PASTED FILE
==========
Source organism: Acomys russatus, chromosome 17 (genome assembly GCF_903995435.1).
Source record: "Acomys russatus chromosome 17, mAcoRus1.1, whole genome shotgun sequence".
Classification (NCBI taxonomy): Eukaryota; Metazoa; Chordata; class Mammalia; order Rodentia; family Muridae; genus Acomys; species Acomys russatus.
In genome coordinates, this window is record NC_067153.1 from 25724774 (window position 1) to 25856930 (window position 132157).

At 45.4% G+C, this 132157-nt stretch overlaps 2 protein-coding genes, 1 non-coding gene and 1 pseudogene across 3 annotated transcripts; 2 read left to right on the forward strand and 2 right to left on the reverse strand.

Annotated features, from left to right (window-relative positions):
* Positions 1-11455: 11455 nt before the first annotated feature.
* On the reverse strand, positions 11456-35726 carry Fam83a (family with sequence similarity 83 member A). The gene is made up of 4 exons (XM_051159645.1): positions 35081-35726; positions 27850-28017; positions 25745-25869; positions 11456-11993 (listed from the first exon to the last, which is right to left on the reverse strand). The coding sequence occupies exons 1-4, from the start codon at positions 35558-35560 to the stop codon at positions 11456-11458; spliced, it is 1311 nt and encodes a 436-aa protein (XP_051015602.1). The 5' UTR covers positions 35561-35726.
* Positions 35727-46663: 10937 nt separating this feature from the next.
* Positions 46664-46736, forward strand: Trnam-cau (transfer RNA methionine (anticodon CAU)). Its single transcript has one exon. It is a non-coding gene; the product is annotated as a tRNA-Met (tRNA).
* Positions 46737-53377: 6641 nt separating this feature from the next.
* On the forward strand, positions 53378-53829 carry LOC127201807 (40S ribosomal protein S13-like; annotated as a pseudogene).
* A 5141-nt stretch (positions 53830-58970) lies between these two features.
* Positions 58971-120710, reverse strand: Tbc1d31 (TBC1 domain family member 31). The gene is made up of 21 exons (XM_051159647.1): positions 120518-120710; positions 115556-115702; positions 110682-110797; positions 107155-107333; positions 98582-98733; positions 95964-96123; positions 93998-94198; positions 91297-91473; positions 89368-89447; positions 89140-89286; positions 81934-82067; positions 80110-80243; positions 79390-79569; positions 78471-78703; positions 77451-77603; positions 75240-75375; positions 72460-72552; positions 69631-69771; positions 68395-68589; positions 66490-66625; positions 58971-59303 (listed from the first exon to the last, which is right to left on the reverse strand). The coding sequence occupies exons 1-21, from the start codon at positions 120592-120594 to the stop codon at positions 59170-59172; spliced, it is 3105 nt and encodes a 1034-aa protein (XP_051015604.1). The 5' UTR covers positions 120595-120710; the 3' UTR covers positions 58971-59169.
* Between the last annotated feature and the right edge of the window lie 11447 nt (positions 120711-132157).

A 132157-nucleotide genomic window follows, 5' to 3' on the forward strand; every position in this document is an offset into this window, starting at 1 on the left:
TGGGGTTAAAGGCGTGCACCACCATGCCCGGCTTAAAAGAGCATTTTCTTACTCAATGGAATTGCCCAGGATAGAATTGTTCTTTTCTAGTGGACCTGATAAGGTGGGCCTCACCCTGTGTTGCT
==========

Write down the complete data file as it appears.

Source organism: Acomys russatus, chromosome 17 (genome assembly GCF_903995435.1).
Source record: "Acomys russatus chromosome 17, mAcoRus1.1, whole genome shotgun sequence".
Classification (NCBI taxonomy): Eukaryota; Metazoa; Chordata; class Mammalia; order Rodentia; family Muridae; genus Acomys; species Acomys russatus.
In genome coordinates, this window is record NC_067153.1 from 25724774 (window position 1) to 25856930 (window position 132157).

At 45.4% G+C, this 132157-nt stretch overlaps 2 protein-coding genes, 1 non-coding gene and 1 pseudogene across 3 annotated transcripts; 2 read left to right on the forward strand and 2 right to left on the reverse strand.

Annotated features, from left to right (window-relative positions):
* Positions 1-11455: 11455 nt before the first annotated feature.
* On the reverse strand, positions 11456-35726 carry Fam83a (family with sequence similarity 83 member A). The gene is made up of 4 exons (XM_051159645.1): positions 35081-35726; positions 27850-28017; positions 25745-25869; positions 11456-11993 (listed from the first exon to the last, which is right to left on the reverse strand). The coding sequence occupies exons 1-4, from the start codon at positions 35558-35560 to the stop codon at positions 11456-11458; spliced, it is 1311 nt and encodes a 436-aa protein (XP_051015602.1). The 5' UTR covers positions 35561-35726.
* Positions 35727-46663: 10937 nt separating this feature from the next.
* Positions 46664-46736, forward strand: Trnam-cau (transfer RNA methionine (anticodon CAU)). Its single transcript has one exon. It is a non-coding gene; the product is annotated as a tRNA-Met (tRNA).
* Positions 46737-53377: 6641 nt separating this feature from the next.
* On the forward strand, positions 53378-53829 carry LOC127201807 (40S ribosomal protein S13-like; annotated as a pseudogene).
* A 5141-nt stretch (positions 53830-58970) lies between these two features.
* Positions 58971-120710, reverse strand: Tbc1d31 (TBC1 domain family member 31). The gene is made up of 21 exons (XM_051159647.1): positions 120518-120710; positions 115556-115702; positions 110682-110797; positions 107155-107333; positions 98582-98733; positions 95964-96123; positions 93998-94198; positions 91297-91473; positions 89368-89447; positions 89140-89286; positions 81934-82067; positions 80110-80243; positions 79390-79569; positions 78471-78703; positions 77451-77603; positions 75240-75375; positions 72460-72552; positions 69631-69771; positions 68395-68589; positions 66490-66625; positions 58971-59303 (listed from the first exon to the last, which is right to left on the reverse strand). The coding sequence occupies exons 1-21, from the start codon at positions 120592-120594 to the stop codon at positions 59170-59172; spliced, it is 3105 nt and encodes a 1034-aa protein (XP_051015604.1). The 5' UTR covers positions 120595-120710; the 3' UTR covers positions 58971-59169.
* Between the last annotated feature and the right edge of the window lie 11447 nt (positions 120711-132157).

A 132157-nucleotide genomic window follows, 5' to 3' on the forward strand; every position in this document is an offset into this window, starting at 1 on the left:
TGGGGTTAAAGGCGTGCACCACCATGCCCGGCTTAAAAGAGCATTTTCTTACTCAATGGAATTGCCCAGGATAGAATTGTTCTTTTCTAGTGGACCTGATAAGGTGGGCCTCACCCTGTGTTGCT